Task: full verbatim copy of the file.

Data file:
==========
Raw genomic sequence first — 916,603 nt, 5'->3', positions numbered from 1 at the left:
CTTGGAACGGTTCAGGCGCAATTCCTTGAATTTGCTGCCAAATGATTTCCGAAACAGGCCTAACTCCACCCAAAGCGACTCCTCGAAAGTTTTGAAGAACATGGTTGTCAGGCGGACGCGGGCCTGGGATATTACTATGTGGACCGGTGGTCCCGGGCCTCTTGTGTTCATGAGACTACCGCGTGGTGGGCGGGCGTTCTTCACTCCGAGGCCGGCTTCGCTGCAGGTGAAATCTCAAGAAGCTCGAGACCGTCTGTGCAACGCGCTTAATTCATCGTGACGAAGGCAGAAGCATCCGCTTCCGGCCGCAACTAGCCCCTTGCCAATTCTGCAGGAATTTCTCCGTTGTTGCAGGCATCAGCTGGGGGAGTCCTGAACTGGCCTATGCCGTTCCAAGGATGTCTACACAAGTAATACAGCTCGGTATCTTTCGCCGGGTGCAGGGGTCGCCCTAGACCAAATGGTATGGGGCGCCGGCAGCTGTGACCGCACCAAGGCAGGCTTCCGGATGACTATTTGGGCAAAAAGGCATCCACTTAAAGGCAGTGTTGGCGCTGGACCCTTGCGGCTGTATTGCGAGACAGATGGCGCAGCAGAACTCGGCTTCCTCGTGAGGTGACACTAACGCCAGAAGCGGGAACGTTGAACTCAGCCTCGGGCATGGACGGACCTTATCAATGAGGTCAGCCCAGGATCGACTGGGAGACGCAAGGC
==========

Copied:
Raw genomic sequence first — 916,603 nt, 5'->3', positions numbered from 1 at the left:
CTTGGAACGGTTCAGGCGCAATTCCTTGAATTTGCTGCCAAATGATTTCCGAAACAGGCCTAACTCCACCCAAAGCGACTCCTCGAAAGTTTTGAAGAACATGGTTGTCAGGCGGACGCGGGCCTGGGATATTACTATGTGGACCGGTGGTCCCGGGCCTCTTGTGTTCATGAGACTACCGCGTGGTGGGCGGGCGTTCTTCACTCCGAGGCCGGCTTCGCTGCAGGTGAAATCTCAAGAAGCTCGAGACCGTCTGTGCAACGCGCTTAATTCATCGTGACGAAGGCAGAAGCATCCGCTTCCGGCCGCAACTAGCCCCTTGCCAATTCTGCAGGAATTTCTCCGTTGTTGCAGGCATCAGCTGGGGGAGTCCTGAACTGGCCTATGCCGTTCCAAGGATGTCTACACAAGTAATACAGCTCGGTATCTTTCGCCGGGTGCAGGGGTCGCCCTAGACCAAATGGTATGGGGCGCCGGCAGCTGTGACCGCACCAAGGCAGGCTTCCGGATGACTATTTGGGCAAAAAGGCATCCACTTAAAGGCAGTGTTGGCGCTGGACCCTTGCGGCTGTATTGCGAGACAGATGGCGCAGCAGAACTCGGCTTCCTCGTGAGGTGACACTAACGCCAGAAGCGGGAACGTTGAACTCAGCCTCGGGCATGGACGGACCTTATCAATGAGGTCAGCCCAGGATCGACTGGGAGACGCAAGGC